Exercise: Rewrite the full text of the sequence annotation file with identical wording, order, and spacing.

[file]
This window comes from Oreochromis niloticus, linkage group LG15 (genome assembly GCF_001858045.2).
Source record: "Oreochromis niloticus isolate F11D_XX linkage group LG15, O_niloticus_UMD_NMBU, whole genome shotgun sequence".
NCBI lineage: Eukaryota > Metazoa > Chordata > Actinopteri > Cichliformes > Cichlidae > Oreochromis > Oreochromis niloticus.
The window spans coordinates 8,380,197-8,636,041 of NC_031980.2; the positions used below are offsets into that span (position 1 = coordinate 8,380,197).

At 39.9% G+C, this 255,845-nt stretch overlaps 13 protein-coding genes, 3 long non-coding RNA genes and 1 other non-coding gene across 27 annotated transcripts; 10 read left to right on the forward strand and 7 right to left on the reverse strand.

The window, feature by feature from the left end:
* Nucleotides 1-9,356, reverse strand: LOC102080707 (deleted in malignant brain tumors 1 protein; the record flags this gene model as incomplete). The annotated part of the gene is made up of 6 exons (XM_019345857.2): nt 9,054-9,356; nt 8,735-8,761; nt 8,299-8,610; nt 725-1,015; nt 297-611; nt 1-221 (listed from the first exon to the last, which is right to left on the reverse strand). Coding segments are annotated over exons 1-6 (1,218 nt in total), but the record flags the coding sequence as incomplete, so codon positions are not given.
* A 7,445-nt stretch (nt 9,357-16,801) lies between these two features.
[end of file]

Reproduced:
This window comes from Oreochromis niloticus, linkage group LG15 (genome assembly GCF_001858045.2).
Source record: "Oreochromis niloticus isolate F11D_XX linkage group LG15, O_niloticus_UMD_NMBU, whole genome shotgun sequence".
NCBI lineage: Eukaryota > Metazoa > Chordata > Actinopteri > Cichliformes > Cichlidae > Oreochromis > Oreochromis niloticus.
The window spans coordinates 8,380,197-8,636,041 of NC_031980.2; the positions used below are offsets into that span (position 1 = coordinate 8,380,197).

At 39.9% G+C, this 255,845-nt stretch overlaps 13 protein-coding genes, 3 long non-coding RNA genes and 1 other non-coding gene across 27 annotated transcripts; 10 read left to right on the forward strand and 7 right to left on the reverse strand.

The window, feature by feature from the left end:
* Nucleotides 1-9,356, reverse strand: LOC102080707 (deleted in malignant brain tumors 1 protein; the record flags this gene model as incomplete). The annotated part of the gene is made up of 6 exons (XM_019345857.2): nt 9,054-9,356; nt 8,735-8,761; nt 8,299-8,610; nt 725-1,015; nt 297-611; nt 1-221 (listed from the first exon to the last, which is right to left on the reverse strand). Coding segments are annotated over exons 1-6 (1,218 nt in total), but the record flags the coding sequence as incomplete, so codon positions are not given.
* A 7,445-nt stretch (nt 9,357-16,801) lies between these two features.